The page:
[23] I, of course, accept the evidence that the plaintiff’s officials, particularly Kipping, dealt with only the second defendant at all material times but it is my firm view that this aspect does not, and cannot, in virtue of my conclusion and reasoning above, assist the fourth defendant at all. As a matter of law, there is not only one way, (that is, personal contact) by which a person may make representation to another person. Representation is by action or conduct and they may take the form of personal oral contact or distant spoken words or distant written words. That much Mr Kamanja appreciate and agrees. In the instant proceeding, I find that the written words that were endorsed and signed for by the fourth defendant appearing in the aforementioned pages 3, 4 and 5 (and others) of the Bundle constitute the fourth defendant’s representation to the plaintiff; and they were made falsely and intentionally, as I have found previously. Thus, the fourth defendant’s conduct, like the second defendant’s conduct, is unlawful and culpable conduct which has resulted in the plaintiff’s calculable pecuniary loss or diminution in its patrimony which, like in the case of the second defendant, was intended. It follows inevitably, therefore, that the defendants are jointly liable for the aforementioned fraudulent misrepresentation and the resultant pecuniary loss or diminution in the plaintiff’s patrimony. As R H Christie writes, ‘It is equally … clear that a fraudulent agent is personally liable for his fraudulent misrepresentation ….’ (The Law of Contract in South Africa 5 ed (2006) p 273).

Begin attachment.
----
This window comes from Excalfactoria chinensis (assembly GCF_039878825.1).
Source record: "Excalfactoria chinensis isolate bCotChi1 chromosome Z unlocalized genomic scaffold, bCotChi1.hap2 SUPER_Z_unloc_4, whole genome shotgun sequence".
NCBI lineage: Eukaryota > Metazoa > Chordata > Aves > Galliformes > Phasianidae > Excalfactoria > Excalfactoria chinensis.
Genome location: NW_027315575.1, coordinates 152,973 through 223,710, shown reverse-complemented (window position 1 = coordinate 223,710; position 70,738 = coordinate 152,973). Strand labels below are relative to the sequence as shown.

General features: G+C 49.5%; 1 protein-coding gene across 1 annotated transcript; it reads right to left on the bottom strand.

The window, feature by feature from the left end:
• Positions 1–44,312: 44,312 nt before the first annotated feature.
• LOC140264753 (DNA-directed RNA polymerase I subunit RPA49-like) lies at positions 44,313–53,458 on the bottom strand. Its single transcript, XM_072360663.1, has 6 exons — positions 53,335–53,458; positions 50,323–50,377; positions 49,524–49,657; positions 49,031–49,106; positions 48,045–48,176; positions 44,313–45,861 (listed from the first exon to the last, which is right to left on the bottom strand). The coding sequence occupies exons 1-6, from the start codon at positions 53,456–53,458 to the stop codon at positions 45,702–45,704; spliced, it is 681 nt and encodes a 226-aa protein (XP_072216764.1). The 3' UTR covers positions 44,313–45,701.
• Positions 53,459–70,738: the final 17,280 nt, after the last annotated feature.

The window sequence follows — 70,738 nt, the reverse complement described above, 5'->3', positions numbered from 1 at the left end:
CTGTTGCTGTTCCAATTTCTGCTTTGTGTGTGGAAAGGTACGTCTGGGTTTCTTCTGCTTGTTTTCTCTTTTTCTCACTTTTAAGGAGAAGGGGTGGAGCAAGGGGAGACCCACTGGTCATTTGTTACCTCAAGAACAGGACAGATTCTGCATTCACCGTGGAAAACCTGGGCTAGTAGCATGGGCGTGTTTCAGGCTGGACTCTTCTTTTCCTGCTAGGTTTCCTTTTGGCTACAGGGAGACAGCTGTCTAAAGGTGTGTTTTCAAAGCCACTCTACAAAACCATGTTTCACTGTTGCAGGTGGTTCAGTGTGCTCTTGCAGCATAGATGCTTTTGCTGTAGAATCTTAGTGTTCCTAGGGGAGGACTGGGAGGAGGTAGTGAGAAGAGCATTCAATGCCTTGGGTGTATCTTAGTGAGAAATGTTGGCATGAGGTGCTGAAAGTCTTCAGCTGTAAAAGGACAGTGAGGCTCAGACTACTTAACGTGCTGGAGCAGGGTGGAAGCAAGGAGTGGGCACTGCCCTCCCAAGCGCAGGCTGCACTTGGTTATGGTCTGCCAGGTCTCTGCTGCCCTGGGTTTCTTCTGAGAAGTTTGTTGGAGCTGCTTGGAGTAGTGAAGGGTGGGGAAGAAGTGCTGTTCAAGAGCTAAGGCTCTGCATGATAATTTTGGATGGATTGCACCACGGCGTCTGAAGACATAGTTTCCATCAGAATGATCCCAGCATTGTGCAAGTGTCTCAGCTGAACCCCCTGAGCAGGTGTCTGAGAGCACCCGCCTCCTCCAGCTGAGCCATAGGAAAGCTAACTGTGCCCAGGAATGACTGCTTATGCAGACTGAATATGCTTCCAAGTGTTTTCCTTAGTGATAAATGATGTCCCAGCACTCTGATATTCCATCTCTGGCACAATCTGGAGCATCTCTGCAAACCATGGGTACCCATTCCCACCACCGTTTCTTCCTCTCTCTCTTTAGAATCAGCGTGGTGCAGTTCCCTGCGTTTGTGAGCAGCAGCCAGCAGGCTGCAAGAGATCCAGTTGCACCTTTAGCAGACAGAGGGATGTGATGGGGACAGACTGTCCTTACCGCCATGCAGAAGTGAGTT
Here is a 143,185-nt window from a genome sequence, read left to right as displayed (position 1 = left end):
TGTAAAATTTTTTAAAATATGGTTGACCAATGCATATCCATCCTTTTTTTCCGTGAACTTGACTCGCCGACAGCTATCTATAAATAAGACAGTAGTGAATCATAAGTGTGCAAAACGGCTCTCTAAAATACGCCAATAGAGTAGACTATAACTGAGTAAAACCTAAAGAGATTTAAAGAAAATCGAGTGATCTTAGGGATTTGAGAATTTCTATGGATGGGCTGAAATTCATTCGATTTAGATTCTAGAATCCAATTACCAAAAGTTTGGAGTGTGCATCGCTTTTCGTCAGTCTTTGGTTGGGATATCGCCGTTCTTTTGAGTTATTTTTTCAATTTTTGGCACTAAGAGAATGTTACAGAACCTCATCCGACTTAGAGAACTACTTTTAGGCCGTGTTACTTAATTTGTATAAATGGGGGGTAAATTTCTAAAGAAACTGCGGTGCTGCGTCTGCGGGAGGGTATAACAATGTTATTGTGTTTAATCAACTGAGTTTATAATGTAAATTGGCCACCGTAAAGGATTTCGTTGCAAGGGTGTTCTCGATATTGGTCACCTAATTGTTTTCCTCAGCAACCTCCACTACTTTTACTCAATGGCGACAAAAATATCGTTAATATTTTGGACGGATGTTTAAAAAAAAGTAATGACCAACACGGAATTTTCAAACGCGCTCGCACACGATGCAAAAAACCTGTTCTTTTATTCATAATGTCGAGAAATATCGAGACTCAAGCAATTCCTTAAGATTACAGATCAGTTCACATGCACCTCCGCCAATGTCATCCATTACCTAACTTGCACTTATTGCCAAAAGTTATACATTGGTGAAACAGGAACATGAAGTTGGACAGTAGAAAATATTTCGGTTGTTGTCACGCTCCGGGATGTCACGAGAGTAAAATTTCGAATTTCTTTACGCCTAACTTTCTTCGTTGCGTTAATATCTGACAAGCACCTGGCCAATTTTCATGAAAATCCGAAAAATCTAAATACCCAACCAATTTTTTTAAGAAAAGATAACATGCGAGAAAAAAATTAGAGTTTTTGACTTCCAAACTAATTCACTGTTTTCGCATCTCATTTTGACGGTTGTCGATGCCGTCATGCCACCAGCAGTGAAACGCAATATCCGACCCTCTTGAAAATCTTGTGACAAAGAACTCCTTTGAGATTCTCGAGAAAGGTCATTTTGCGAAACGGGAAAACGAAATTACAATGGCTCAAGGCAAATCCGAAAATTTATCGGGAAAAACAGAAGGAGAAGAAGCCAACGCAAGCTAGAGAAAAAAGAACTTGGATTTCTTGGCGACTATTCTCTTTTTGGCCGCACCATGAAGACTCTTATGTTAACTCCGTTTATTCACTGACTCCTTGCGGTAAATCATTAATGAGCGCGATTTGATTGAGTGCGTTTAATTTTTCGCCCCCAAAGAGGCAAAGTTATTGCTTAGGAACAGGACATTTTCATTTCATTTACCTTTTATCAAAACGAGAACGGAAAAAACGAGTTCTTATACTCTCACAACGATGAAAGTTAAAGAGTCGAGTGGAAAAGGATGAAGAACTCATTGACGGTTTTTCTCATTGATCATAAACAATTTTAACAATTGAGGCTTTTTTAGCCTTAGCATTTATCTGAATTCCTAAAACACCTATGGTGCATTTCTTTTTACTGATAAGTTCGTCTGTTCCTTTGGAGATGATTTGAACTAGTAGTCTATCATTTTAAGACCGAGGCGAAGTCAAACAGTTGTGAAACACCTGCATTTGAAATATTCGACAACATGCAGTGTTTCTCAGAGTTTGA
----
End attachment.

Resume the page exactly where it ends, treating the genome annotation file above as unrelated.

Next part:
[24] Accordingly, in sum, I find that the second defendant and fourth defendant are jointly liable for the fraudulent misrepresentation perpetrated against the plaintiff and for the consequence of the actual loss suffered by the plaintiff, as set out in the pleadings, which they intended. This conclusion disposes of the fourth defendant’s special plea outlined in paras (i), (ii), (iii), (iv), (vi) and (vii) thereof and with which the second defendant makes common cause. I conclude that the second and fourth defendants are fraudulent agents and are, therefore, personally liable for their fraudulent misrepresentation.